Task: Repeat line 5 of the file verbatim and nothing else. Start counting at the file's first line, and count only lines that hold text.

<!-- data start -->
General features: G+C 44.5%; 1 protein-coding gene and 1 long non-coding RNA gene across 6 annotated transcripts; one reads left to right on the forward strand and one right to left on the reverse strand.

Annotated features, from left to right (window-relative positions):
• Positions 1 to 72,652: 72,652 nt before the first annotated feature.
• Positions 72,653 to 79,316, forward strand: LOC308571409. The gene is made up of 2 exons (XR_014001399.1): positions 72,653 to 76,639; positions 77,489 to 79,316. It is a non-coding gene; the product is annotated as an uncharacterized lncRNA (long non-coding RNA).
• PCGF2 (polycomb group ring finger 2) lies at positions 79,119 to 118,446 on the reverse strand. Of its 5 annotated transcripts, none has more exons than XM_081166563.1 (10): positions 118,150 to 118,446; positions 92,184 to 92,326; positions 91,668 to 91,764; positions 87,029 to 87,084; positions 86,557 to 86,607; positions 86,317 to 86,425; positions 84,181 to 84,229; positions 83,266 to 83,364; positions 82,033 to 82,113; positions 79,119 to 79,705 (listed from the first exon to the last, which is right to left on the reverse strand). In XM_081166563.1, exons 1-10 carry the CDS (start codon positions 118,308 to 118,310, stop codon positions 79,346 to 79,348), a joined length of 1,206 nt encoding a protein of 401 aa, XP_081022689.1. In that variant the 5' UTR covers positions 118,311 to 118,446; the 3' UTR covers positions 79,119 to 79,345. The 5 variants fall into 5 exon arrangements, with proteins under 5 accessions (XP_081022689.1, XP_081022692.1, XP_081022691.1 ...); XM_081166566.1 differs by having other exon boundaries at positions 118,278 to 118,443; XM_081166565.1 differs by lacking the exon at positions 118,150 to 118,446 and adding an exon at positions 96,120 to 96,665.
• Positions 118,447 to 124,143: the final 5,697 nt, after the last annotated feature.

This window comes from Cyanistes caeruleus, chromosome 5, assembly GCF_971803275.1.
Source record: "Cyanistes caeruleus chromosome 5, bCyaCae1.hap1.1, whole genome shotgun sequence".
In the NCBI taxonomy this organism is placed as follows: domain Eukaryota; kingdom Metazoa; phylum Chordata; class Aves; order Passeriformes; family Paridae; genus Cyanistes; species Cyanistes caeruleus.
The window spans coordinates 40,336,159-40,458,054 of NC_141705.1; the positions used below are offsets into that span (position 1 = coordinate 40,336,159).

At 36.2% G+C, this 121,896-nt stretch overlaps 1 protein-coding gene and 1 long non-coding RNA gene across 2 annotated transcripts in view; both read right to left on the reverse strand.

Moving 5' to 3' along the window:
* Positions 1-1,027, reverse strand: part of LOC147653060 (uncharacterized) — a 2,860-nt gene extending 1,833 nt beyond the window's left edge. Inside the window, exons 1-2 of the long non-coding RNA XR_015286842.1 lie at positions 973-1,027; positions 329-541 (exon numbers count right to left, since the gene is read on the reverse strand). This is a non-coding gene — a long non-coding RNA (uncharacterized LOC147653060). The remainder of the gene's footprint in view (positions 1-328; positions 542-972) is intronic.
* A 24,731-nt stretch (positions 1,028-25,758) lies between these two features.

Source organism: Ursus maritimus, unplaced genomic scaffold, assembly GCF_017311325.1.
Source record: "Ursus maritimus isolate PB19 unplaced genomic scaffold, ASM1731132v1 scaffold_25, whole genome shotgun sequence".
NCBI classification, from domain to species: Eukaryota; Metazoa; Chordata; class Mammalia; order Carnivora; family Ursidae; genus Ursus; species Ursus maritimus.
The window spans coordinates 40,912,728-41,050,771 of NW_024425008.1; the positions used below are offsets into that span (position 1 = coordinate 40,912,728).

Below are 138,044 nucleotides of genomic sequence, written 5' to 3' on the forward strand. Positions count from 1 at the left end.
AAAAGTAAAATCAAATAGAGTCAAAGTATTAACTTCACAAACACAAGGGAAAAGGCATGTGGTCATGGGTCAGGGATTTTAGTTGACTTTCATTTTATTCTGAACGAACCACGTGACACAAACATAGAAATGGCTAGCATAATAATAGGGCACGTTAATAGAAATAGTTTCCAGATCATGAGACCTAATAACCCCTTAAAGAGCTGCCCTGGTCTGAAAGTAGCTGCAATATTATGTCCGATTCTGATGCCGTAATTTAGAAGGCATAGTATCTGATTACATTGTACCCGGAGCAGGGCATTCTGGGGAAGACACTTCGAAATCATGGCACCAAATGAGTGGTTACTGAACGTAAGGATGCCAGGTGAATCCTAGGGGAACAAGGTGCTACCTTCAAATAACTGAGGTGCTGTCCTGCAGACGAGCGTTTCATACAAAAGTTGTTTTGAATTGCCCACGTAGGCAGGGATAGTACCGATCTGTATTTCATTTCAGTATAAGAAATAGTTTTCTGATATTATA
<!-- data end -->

• PCGF2 (polycomb group ring finger 2) lies at positions 79,119 to 118,446 on the reverse strand. Of its 5 annotated transcripts, none has more exons than XM_081166563.1 (10): positions 118,150 to 118,446; positions 92,184 to 92,326; positions 91,668 to 91,764; positions 87,029 to 87,084; positions 86,557 to 86,607; positions 86,317 to 86,425; positions 84,181 to 84,229; positions 83,266 to 83,364; positions 82,033 to 82,113; positions 79,119 to 79,705 (listed from the first exon to the last, which is right to left on the reverse strand). In XM_081166563.1, exons 1-10 carry the CDS (start codon positions 118,308 to 118,310, stop codon positions 79,346 to 79,348), a joined length of 1,206 nt encoding a protein of 401 aa, XP_081022689.1. In that variant the 5' UTR covers positions 118,311 to 118,446; the 3' UTR covers positions 79,119 to 79,345. The 5 variants fall into 5 exon arrangements, with proteins under 5 accessions (XP_081022689.1, XP_081022692.1, XP_081022691.1 ...); XM_081166566.1 differs by having other exon boundaries at positions 118,278 to 118,443; XM_081166565.1 differs by lacking the exon at positions 118,150 to 118,446 and adding an exon at positions 96,120 to 96,665.